GRANGEVILLE – Seven Idaho County Fair royalty 2020 candidates and the three current members of the court gathered Wednesday, Aug. 7, at the Grangeville Church of the Nazarene for the annual royalty luncheon.
Each candidate and current royalty members gave a short speech to a crowd of about 50 people, including two judges and the Idaho County Fair Grand Marshal 2019, Bonnie Gehring.
“I have had a year of awesome growth,” 2019 queen Naomi Connolley of Grangeville told the group. “I have learned patience, responsibility and humility.”
She encouraged the seven candidates to “embrace every moment, grow and learn.”
Royalty advisor, Joyce Gehring Sonnen, told the girls that even though only three would make the court, she appreciated their courage.
“And, please, if you don’t make it now, try again next year,” she implored.
First princess, Clarissa Stevens, of Grangeville reminded each candidate to “use your gifts,” and enjoy the relationships made along the journey.
Second princess, Madison Adams, of Grangeville told the girls to “be on your guard. You never know when a little girl or someone else is watching how you react.”
“You grow through what you go through,” she added. “Keep your head up and have fun.”
Grangeville’s Paige Layman spoke on the influence of 4-H in her life.
“It has helped create a lifetime of opportunities for me and offered the whole package, helping me with my self-confidence and setting goals,” she said.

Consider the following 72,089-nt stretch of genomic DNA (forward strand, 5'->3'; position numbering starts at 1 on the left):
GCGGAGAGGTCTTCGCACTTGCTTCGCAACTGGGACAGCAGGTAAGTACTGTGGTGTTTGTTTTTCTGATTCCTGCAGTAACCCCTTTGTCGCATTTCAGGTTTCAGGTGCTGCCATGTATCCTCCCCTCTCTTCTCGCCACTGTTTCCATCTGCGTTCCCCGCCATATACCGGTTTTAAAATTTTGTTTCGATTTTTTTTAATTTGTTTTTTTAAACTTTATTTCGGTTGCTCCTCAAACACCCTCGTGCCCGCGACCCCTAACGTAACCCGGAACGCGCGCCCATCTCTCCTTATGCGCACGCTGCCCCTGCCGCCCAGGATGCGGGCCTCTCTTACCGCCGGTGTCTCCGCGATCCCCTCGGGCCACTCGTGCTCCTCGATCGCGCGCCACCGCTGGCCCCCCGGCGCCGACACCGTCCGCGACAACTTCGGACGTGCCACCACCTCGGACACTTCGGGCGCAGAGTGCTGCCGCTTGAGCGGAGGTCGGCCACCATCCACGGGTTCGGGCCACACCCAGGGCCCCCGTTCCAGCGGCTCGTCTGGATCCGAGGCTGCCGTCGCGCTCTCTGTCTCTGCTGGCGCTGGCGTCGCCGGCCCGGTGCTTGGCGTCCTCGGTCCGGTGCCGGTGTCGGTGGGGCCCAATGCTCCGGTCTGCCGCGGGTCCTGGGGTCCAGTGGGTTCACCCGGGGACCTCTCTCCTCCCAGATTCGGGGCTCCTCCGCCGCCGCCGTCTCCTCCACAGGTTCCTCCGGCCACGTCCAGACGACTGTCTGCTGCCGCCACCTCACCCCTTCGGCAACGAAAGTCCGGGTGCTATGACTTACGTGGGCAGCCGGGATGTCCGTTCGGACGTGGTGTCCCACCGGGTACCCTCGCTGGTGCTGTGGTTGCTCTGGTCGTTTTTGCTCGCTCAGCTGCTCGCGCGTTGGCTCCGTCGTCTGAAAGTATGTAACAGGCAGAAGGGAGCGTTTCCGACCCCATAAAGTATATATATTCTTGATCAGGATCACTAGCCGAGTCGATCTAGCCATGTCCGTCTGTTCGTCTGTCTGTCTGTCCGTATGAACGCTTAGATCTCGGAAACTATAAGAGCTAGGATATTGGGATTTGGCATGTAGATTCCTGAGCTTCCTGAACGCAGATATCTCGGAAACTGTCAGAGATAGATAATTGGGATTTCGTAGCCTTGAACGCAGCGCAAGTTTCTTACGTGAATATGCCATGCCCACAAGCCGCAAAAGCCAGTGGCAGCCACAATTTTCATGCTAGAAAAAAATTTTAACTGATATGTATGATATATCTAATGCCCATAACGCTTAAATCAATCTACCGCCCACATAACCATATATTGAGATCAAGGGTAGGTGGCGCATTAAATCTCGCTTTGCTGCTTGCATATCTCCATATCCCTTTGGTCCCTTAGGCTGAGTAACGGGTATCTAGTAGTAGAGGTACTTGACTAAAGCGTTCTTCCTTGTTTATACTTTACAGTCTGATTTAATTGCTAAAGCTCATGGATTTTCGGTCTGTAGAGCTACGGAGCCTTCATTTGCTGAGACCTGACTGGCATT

Kaylee Doughty of Grangeville focused on her family and the fact the Idaho County Fair is a “true community and family event.”
Cheyanne Brown of Grangeville said Idaho County’s “8,802 square miles are full of opportunity, but you have to want it and work for it.”
Rose Sherrer of Grangeville said she has known Idaho’s backwoods as her home and feels the “two people per square mile make the area so unique and increase my love for it,” she said.
“There’s a sense of family in Idaho County that’s been lost in the modernized world,” she added.
Cottonwood’s Madison Shears compared her life to that of the game of Life.
“You don’t always get what you want with the spin,” but sometimes you get just what you need.
“Idaho County has accepted me since my parents adopted me at 8 days old,” she said. “I want to continue that legacy of acceptance and kindness.”
Halle Klapprich of Cottonwood used the example of a seed to show her life is “everything God created me to be.”
“I’m not finished growing yet, and I hope one of the branches to my tree will be as Idaho County Fair royalty,” she said.
Dani Sonnen of Cottonwood said 4-H has taught her lifelong lifeskills.
“It has helped shape me into who I am today,” she said.
Prior to the luncheon, the girls were interviewed individually by the judges. The new court will be announced at the fair, Friday, Aug. 16, 6:30 p.m., in the Schmidt Building. The public is encouraged to attend.